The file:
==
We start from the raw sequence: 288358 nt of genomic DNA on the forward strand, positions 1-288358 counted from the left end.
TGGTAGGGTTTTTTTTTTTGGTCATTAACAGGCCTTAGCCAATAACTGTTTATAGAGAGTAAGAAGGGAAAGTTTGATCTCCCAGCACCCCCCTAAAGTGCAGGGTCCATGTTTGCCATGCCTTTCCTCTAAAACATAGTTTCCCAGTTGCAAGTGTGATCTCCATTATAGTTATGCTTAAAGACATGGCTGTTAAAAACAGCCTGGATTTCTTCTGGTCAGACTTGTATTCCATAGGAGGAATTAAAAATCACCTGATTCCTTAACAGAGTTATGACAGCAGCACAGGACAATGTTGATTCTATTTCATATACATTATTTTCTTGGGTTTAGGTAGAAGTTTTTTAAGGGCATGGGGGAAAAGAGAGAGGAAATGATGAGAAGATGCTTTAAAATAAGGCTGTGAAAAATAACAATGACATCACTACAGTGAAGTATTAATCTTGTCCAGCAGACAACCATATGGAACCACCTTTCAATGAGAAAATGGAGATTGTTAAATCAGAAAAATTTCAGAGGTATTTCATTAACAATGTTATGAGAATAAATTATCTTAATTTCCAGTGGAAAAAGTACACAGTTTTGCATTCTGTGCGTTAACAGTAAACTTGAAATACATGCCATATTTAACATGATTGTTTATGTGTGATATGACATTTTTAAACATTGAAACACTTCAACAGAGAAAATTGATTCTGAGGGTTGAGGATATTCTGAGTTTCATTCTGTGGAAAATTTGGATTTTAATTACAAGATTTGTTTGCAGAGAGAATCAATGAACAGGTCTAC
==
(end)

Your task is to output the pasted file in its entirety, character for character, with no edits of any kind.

We start from the raw sequence: 288358 nt of genomic DNA on the forward strand, positions 1-288358 counted from the left end.
TGGTAGGGTTTTTTTTTTTGGTCATTAACAGGCCTTAGCCAATAACTGTTTATAGAGAGTAAGAAGGGAAAGTTTGATCTCCCAGCACCCCCCTAAAGTGCAGGGTCCATGTTTGCCATGCCTTTCCTCTAAAACATAGTTTCCCAGTTGCAAGTGTGATCTCCATTATAGTTATGCTTAAAGACATGGCTGTTAAAAACAGCCTGGATTTCTTCTGGTCAGACTTGTATTCCATAGGAGGAATTAAAAATCACCTGATTCCTTAACAGAGTTATGACAGCAGCACAGGACAATGTTGATTCTATTTCATATACATTATTTTCTTGGGTTTAGGTAGAAGTTTTTTAAGGGCATGGGGGAAAAGAGAGAGGAAATGATGAGAAGATGCTTTAAAATAAGGCTGTGAAAAATAACAATGACATCACTACAGTGAAGTATTAATCTTGTCCAGCAGACAACCATATGGAACCACCTTTCAATGAGAAAATGGAGATTGTTAAATCAGAAAAATTTCAGAGGTATTTCATTAACAATGTTATGAGAATAAATTATCTTAATTTCCAGTGGAAAAAGTACACAGTTTTGCATTCTGTGCGTTAACAGTAAACTTGAAATACATGCCATATTTAACATGATTGTTTATGTGTGATATGACATTTTTAAACATTGAAACACTTCAACAGAGAAAATTGATTCTGAGGGTTGAGGATATTCTGAGTTTCATTCTGTGGAAAATTTGGATTTTAATTACAAGATTTGTTTGCAGAGAGAATCAATGAACAGGTCTAC